One of the more controversial chapters in the history of the Little League World Series took a surprisingly heartwarming turn on Thursday, when the Canadian team which was scheduled to play the first African team in the Series before that African team was banned from entry to the U.S. because of issues related to players' visas flew to Uganda to participate in a week-long series of games against the Ugandan players.
As reported by the sports site DailyHouse.com and British Columbia TV network GlobalTV (and first pointed out to Prep Rally by the inimitable @MaggieHendricks), the Canadian Little League squad from Langley, B.C., which was originally scheduled to face off against the Ugandan all-stars is now preparing to compete against the African squad in a series of games being called the "Pearl of Africa Series." The Ugandans were originally scheduled to play the Canadian group in Williamsport before the state department failed to approve the travel visas of some of the players from the Reverend John Foundation Little League program based in Kampala, Uganda.
After working with officials at the state department, Little League president Stephen D. Keener eventually agreed to pull the plug from the Ugandan club's invitation to the world's most prestigious annual youth baseball event, despite the fact that New York-based Reverend John benefactor Richard Stanley insisted that the visa issues were simply a matter of Ugandan cultural misunderstandings about the question's asked in the visa forms.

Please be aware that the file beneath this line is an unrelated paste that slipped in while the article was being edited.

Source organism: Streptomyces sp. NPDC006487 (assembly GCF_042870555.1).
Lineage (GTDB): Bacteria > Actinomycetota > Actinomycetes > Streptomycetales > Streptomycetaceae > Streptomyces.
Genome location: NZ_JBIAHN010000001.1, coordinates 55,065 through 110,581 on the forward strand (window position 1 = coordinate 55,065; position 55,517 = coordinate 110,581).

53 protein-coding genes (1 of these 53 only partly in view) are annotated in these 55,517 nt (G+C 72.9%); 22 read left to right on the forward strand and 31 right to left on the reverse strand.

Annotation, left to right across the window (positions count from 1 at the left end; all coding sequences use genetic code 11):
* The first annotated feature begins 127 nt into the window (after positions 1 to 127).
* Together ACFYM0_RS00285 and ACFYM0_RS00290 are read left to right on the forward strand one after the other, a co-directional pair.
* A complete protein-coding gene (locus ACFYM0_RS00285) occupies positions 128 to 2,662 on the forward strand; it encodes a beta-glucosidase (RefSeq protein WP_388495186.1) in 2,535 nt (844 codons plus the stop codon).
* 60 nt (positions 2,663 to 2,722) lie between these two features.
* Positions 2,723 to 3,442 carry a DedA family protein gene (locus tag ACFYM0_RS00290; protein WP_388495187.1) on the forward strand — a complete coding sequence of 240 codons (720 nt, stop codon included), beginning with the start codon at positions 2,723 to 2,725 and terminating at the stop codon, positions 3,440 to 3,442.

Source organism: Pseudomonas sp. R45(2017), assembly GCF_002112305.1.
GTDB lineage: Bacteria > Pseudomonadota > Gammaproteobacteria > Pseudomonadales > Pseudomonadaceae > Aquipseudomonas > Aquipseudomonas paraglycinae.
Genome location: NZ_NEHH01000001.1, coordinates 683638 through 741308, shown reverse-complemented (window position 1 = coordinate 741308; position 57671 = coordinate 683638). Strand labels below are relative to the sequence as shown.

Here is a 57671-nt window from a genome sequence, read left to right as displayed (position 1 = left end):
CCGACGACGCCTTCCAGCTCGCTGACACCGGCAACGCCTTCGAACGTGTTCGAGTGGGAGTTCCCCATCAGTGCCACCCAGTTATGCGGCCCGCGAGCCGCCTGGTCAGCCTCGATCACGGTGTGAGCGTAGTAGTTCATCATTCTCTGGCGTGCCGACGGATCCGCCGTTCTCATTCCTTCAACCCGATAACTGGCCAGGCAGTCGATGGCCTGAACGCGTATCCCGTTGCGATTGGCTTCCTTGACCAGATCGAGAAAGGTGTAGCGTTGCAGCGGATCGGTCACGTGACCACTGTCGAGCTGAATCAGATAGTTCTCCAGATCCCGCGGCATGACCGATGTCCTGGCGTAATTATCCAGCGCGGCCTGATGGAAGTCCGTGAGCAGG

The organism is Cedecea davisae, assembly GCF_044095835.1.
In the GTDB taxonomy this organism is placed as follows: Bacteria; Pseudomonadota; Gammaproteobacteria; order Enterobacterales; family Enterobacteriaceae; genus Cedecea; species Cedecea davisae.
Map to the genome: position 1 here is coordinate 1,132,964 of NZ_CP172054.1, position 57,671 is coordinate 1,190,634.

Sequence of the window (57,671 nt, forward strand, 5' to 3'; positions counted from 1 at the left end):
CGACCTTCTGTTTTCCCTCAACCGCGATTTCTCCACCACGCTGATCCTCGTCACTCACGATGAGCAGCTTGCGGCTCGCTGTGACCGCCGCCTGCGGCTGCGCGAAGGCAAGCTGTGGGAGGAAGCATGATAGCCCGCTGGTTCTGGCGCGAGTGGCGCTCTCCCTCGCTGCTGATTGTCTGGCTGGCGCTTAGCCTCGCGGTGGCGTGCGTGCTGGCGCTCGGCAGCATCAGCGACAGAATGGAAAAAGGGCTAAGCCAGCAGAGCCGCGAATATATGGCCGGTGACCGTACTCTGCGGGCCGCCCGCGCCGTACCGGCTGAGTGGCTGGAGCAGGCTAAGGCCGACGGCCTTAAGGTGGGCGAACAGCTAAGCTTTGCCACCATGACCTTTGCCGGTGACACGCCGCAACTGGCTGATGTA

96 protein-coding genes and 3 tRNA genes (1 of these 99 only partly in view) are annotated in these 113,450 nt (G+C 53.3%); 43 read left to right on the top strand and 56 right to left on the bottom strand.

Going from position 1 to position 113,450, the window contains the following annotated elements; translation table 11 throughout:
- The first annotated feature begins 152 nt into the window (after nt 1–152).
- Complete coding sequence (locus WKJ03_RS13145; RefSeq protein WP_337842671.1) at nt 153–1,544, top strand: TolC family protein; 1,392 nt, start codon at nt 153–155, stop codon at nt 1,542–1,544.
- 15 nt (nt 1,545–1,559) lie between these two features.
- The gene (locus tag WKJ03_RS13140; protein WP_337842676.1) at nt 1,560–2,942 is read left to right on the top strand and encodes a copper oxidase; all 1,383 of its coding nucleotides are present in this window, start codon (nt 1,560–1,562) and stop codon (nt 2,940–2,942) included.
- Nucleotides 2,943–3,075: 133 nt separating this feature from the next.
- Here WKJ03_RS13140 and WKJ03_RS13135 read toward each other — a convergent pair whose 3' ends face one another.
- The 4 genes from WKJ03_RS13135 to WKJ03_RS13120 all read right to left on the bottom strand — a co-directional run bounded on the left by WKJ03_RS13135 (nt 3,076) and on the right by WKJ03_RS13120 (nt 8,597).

While that appeared to end the Ugandan program's potential Little League breakthrough, it didn't, thanks in large part to a Vancouver-based mother of three named Ruth Hoffman who founded a charitable organization called Right to Play, dedicated to raising money for a trip to Uganda for the Langley group.
To fund that journey, Right to Play had to raise a minimum of $75,000 Canadian dollars. As of Friday morning, they had already raised more than $135,600, closing in on a $155,000 goal which would also help pay for a massive donation of new shoes and equipment, money to upgrade baseball facilities across the country and even thousands of dollars in baseball-tied scholarships for future Ugandan players.
The Langley players are scheduled to touch down in Uganda on Friday, and games between the two squads begin on Sunday. In the meantime, further donations to the charitable cause can be made at Right to Play's website.
While the results of the games could be illuminating about the state of youth baseball in Africa, they are hardly important. Instead, the fact that the African players will even get to face off against a charitable group of Canadians is inspiring, even if it will happen months after it was originally scheduled in a distant land half a world away from the field on which it should have taken place.